Once I calm down, I lift my head and look around the room. Katie, my little sister, was sleeping soundly in her own bed near mine. She hadn't noticed me waking up from my nightmare. Good. She needed the sleep.
I drop my feet onto the cold floor and stand up. The sun is barely peeking through the horizon and the clock in my room says that it's five in the morning. Maybe I should go buy some breakfast for us, since there's no food in the kitchen cabinets. I grab my bow and arrow stashed inside our dresser and tiptoe out of the room. My mother, Sirius and Katie are still sleeping.
Once I'm outside the house, I look around for any peacekeepers. All clear. I jog past all of the run-down wooden houses. It was a public holiday in District Twelve and everyone would probably stay asleep until late in the morning to get ready. It was the day of the reaping, the dreaded day where two of the kids in the district will be chosen to fight in the Hunger Games in which they will more than likely die.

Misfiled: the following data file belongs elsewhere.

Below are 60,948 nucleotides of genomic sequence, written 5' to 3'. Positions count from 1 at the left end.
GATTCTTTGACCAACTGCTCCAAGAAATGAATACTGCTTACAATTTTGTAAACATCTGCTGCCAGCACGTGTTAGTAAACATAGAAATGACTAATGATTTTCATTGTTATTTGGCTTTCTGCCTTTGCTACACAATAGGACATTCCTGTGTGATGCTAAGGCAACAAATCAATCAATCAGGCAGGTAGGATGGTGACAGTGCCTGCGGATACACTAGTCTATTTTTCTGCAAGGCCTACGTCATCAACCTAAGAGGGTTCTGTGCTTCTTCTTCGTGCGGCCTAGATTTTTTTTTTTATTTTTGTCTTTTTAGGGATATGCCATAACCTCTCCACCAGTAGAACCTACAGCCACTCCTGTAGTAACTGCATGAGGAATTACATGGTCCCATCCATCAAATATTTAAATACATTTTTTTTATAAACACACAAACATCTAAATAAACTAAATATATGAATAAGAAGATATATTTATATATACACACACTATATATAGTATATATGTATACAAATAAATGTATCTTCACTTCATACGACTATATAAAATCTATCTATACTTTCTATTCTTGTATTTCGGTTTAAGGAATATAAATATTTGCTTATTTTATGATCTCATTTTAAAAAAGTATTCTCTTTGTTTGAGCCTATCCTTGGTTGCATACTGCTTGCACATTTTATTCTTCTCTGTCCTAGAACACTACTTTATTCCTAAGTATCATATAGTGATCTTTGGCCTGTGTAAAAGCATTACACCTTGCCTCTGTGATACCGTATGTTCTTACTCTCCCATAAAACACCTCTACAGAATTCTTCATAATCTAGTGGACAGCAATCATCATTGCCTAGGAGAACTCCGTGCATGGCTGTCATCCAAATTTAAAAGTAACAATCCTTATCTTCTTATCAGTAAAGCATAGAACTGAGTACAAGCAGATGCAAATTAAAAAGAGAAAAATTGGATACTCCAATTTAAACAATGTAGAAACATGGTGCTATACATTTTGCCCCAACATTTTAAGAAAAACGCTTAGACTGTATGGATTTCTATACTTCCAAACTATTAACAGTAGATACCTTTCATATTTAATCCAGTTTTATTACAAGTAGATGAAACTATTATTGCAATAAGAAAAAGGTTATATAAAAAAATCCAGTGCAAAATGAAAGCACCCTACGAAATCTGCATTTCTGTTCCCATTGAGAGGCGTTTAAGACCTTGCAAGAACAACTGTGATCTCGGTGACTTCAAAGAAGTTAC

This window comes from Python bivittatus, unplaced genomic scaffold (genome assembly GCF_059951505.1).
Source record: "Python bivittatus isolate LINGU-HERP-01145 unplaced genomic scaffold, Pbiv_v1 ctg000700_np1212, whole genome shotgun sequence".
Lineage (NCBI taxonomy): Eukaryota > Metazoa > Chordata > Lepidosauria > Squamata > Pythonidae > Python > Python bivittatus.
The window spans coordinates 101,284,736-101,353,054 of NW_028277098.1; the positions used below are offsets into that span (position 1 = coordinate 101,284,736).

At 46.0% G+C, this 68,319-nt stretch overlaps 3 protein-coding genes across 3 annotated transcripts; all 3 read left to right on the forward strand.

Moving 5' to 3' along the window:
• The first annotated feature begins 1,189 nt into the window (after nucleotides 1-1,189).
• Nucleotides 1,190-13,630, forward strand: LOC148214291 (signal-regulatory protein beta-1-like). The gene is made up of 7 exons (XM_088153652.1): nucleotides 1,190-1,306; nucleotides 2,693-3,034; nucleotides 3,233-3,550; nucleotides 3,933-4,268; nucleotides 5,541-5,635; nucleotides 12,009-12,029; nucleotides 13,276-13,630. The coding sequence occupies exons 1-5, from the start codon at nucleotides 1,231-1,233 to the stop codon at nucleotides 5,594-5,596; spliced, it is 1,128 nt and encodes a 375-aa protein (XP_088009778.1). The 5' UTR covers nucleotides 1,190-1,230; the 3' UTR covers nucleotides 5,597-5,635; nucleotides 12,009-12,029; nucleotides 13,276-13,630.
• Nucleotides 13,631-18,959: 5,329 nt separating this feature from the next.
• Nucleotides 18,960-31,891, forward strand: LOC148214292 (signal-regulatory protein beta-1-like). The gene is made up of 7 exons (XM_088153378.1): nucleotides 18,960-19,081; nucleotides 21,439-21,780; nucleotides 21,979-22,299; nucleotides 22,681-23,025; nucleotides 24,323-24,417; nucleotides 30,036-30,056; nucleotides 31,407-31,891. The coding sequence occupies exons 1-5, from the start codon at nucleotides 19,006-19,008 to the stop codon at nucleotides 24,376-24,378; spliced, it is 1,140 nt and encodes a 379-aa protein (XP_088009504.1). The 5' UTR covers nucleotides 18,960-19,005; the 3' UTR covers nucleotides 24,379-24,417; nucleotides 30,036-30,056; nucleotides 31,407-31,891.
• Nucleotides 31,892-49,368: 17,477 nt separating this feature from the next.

District Twelve has only had one victor since the second rebellion; Elinor Mursing, whose sanity was very questionable. I feel sorry for whoever is chosen to be in the games. Not only do they have pathetic chances of winning, but they get a crappy mentor and a useless escort. Well, escorts are probably useless in all the districts, but that doesn't make it any better.
The border that lines the district is easily passable. Now, it's actually legal to walk through the forest, though there's another boundary preventing us from going any further than five kilometres from the District Twelve border. I bet it's something to do with District Thirteen, but I don't want to get in trouble for asking questions like that. I run into the mass of trees until I can hear the satisfying crunch of leaves as I step on them and the light chirping coming from birds in the branches high above.